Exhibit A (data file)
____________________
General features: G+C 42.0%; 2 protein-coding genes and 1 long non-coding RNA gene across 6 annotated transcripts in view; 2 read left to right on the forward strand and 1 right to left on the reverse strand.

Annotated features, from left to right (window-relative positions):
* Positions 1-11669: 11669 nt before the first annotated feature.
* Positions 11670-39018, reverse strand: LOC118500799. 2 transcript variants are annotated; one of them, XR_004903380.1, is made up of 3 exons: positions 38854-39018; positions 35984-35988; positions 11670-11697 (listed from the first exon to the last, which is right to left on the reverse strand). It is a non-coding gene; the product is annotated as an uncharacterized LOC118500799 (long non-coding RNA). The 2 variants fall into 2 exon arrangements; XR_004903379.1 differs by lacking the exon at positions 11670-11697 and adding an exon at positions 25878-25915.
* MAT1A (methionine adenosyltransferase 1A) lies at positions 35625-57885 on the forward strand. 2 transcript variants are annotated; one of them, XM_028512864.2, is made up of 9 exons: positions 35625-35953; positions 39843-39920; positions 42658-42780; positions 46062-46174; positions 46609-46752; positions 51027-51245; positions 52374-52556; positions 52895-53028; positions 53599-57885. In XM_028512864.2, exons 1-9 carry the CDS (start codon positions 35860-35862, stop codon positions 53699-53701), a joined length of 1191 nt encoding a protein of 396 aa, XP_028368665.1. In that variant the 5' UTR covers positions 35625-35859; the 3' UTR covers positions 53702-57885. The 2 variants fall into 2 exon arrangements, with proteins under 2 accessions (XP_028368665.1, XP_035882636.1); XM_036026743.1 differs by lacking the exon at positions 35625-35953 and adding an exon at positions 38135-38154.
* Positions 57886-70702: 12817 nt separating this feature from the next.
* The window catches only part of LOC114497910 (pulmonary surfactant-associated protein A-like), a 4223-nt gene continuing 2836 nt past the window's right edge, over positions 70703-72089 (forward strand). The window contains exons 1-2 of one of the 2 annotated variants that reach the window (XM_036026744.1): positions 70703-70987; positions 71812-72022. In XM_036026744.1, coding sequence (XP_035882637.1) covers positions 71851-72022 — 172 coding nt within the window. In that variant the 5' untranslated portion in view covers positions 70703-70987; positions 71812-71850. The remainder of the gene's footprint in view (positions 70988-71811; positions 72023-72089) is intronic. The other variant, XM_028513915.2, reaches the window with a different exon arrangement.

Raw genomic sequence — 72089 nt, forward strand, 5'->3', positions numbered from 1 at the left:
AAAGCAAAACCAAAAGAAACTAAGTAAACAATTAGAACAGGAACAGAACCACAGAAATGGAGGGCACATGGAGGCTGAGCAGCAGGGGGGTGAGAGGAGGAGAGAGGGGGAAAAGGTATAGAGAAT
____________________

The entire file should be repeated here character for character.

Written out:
General features: G+C 42.0%; 2 protein-coding genes and 1 long non-coding RNA gene across 6 annotated transcripts in view; 2 read left to right on the forward strand and 1 right to left on the reverse strand.

Annotated features, from left to right (window-relative positions):
* Positions 1-11669: 11669 nt before the first annotated feature.
* Positions 11670-39018, reverse strand: LOC118500799. 2 transcript variants are annotated; one of them, XR_004903380.1, is made up of 3 exons: positions 38854-39018; positions 35984-35988; positions 11670-11697 (listed from the first exon to the last, which is right to left on the reverse strand). It is a non-coding gene; the product is annotated as an uncharacterized LOC118500799 (long non-coding RNA). The 2 variants fall into 2 exon arrangements; XR_004903379.1 differs by lacking the exon at positions 11670-11697 and adding an exon at positions 25878-25915.
* MAT1A (methionine adenosyltransferase 1A) lies at positions 35625-57885 on the forward strand. 2 transcript variants are annotated; one of them, XM_028512864.2, is made up of 9 exons: positions 35625-35953; positions 39843-39920; positions 42658-42780; positions 46062-46174; positions 46609-46752; positions 51027-51245; positions 52374-52556; positions 52895-53028; positions 53599-57885. In XM_028512864.2, exons 1-9 carry the CDS (start codon positions 35860-35862, stop codon positions 53699-53701), a joined length of 1191 nt encoding a protein of 396 aa, XP_028368665.1. In that variant the 5' UTR covers positions 35625-35859; the 3' UTR covers positions 53702-57885. The 2 variants fall into 2 exon arrangements, with proteins under 2 accessions (XP_028368665.1, XP_035882636.1); XM_036026743.1 differs by lacking the exon at positions 35625-35953 and adding an exon at positions 38135-38154.
* Positions 57886-70702: 12817 nt separating this feature from the next.
* The window catches only part of LOC114497910 (pulmonary surfactant-associated protein A-like), a 4223-nt gene continuing 2836 nt past the window's right edge, over positions 70703-72089 (forward strand). The window contains exons 1-2 of one of the 2 annotated variants that reach the window (XM_036026744.1): positions 70703-70987; positions 71812-72022. In XM_036026744.1, coding sequence (XP_035882637.1) covers positions 71851-72022 — 172 coding nt within the window. In that variant the 5' untranslated portion in view covers positions 70703-70987; positions 71812-71850. The remainder of the gene's footprint in view (positions 70988-71811; positions 72023-72089) is intronic. The other variant, XM_028513915.2, reaches the window with a different exon arrangement.

Raw genomic sequence — 72089 nt, forward strand, 5'->3', positions numbered from 1 at the left:
AAAGCAAAACCAAAAGAAACTAAGTAAACAATTAGAACAGGAACAGAACCACAGAAATGGAGGGCACATGGAGGCTGAGCAGCAGGGGGGTGAGAGGAGGAGAGAGGGGGAAAAGGTATAGAGAAT